What do you know about critical supplies and the path travelled to your door?
Discussions of risk have been at the front of our national and international dialog for over a year now. The Covid 19 pandemic has brought the idea of risk of death and illness into our daily thoughts. If I go out to a public place, what is my risk of catching the virus? If I get the virus, what is my risk of hospitalization? If hospitalized, ….
Supply chain risks have always been present, and the sources are varied. Lately, it appears we are adding new risk “opportunities” as each month passes. We will discuss a few of these and ways to understand and react to conditions as they change. We can never eliminate risks, but with a reasoned approach and common understanding, we can minimize damage done to any disruptions. Let us look at a few significant and unique events of the past ten years:
Japan March 11, 2011
An historic earthquake caused a Tsunami that very quickly devastated parts of the east coast of Japan. The wall of water ran up to 6 miles inland and reached land over 125 feet above sea level. Walls built to shelter the coast were overrun and destroyed. The initial quake lasted nearly 6 minutes – hundreds of aftershocks followed. Sections of the northeast coast of Japan’s main island dropped by two feet. The island of Honshu shifted east by 8 feet. The length of a day shortened by a microsecond as the quake changed the rotation of the earth. In less than 24 hours, the tsunami reached south America and Antarctica.
This quake and resulting tsunami left thousands dead and many more homeless. Many businesses and homes in the path were crushed as the water moved rapidly inland. When the ocean retreated from its inland progress, all the people and buildings were carried out to open ocean and lost. One of these companies made the only approved chemical component that was required for every paint maker producing body paint for a large international Automaker. Within minutes, the entire global supply chain of approved paint was disrupted. This was just one small incident of many thousands.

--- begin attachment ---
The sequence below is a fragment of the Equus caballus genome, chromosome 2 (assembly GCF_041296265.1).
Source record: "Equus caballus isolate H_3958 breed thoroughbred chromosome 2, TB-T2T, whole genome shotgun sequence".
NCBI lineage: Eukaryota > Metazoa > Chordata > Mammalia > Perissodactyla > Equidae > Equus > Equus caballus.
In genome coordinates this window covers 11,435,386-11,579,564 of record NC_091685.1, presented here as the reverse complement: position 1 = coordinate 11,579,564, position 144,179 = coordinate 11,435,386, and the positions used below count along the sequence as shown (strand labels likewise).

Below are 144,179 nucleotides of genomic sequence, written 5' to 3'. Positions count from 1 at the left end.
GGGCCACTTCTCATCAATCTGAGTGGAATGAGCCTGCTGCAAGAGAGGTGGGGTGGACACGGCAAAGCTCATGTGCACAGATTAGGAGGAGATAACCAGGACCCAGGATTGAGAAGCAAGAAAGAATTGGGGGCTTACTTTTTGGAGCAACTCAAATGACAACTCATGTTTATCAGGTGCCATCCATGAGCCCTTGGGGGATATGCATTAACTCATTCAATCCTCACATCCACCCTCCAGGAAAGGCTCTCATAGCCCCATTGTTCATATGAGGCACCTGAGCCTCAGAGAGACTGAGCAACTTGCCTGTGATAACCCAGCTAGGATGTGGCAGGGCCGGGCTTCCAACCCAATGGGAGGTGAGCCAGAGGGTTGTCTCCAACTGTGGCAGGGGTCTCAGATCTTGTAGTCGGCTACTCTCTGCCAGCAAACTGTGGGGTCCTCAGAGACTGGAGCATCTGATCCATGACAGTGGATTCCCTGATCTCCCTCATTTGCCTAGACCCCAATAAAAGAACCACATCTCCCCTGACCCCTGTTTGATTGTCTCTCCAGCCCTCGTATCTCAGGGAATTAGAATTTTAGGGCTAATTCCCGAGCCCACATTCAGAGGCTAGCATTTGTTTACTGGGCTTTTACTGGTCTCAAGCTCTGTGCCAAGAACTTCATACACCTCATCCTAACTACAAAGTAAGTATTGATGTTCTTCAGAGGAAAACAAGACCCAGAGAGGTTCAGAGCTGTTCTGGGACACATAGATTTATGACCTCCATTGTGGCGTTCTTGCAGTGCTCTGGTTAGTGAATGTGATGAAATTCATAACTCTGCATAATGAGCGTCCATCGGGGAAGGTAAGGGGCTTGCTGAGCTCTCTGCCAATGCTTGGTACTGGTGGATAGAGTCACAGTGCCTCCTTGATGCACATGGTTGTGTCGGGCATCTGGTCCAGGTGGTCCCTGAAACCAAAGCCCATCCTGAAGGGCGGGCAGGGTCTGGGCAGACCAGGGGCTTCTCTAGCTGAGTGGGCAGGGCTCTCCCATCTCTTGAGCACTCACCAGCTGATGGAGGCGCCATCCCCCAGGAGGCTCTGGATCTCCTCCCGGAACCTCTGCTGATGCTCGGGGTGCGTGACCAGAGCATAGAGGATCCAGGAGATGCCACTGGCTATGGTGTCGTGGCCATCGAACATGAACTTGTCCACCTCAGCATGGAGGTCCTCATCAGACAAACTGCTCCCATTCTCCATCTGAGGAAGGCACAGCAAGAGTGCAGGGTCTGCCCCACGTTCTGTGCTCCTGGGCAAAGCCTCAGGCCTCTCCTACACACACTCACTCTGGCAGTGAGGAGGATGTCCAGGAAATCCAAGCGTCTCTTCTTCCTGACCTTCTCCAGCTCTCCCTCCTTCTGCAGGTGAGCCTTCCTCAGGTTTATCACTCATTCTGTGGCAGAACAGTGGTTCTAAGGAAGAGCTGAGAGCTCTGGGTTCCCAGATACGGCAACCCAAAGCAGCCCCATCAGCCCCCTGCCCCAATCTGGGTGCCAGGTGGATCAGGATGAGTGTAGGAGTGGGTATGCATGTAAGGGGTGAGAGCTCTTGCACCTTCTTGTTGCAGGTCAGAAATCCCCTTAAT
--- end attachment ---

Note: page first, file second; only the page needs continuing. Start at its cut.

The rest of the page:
The risk assessment when they built the retaining walls to protect against the tsunami was that the height was more than adequate for any conceivable earthquake. March 11, 2011 was an earthquake and resultant wave beyond any worst-case scenario comprehended.
Economies can change rapidly. The automotive industry was relatively stable for years prior to 2008. As economic panic set in, companies’ shutdown production as their customers called to stop all purchase order activities until further notice. The lights went out in most every tunnel. Massive drops in customer and dealer orders occurred as the economy appeared to be in a free fall state with no clear bottom in sight. The results to the supply chain were felt immediately. A prominent supplier of machined parts decided to sell off time on machining centers at deep discounts. Equipment was repurposed to serve the new business at very low or no margin. As the automotive business improved and started a significant recovery and expansion, this company ran out of capacity. Due to the nature of the work, the lead-time to obtain, set up and run effectively was estimated to be no less than 28 months. This one plant served all major manufacturers operating in North America and did not have the machine capacity to supply all automotive demand. Automotive OEMs were put on allocation and rushed Supply Management teams to the supplier to communicate supply conditions on an hourly basis. Vehicle production was slowed and, in some cases, stopped. It took only a few weeks to reduce or divert capacity. It took nearly two years to build it back.
Global Health Crisis
The global pandemic of 2020 has rearranged or eliminated demand in many industries. World political leaders are pouring cash into economies to offset unemployment. Some companies have closed while others found new markets or ways of getting product to the end user. Demand and supply have been far less predictable than in prior years. Some companies have changed their business model completely and do not serve the same customer needs as they did over a year ago. Some organizations are simply gone. Labor shortages due to restrictions, quarantines, and illness have crippled some businesses even though materials and equipment are in good shape. Many hoarded basic supplies (toilet paper concerns anyone?) Supply is beginning to return to pre-Covid conditions but will never be the same in all respects.
Accident (Operator error?)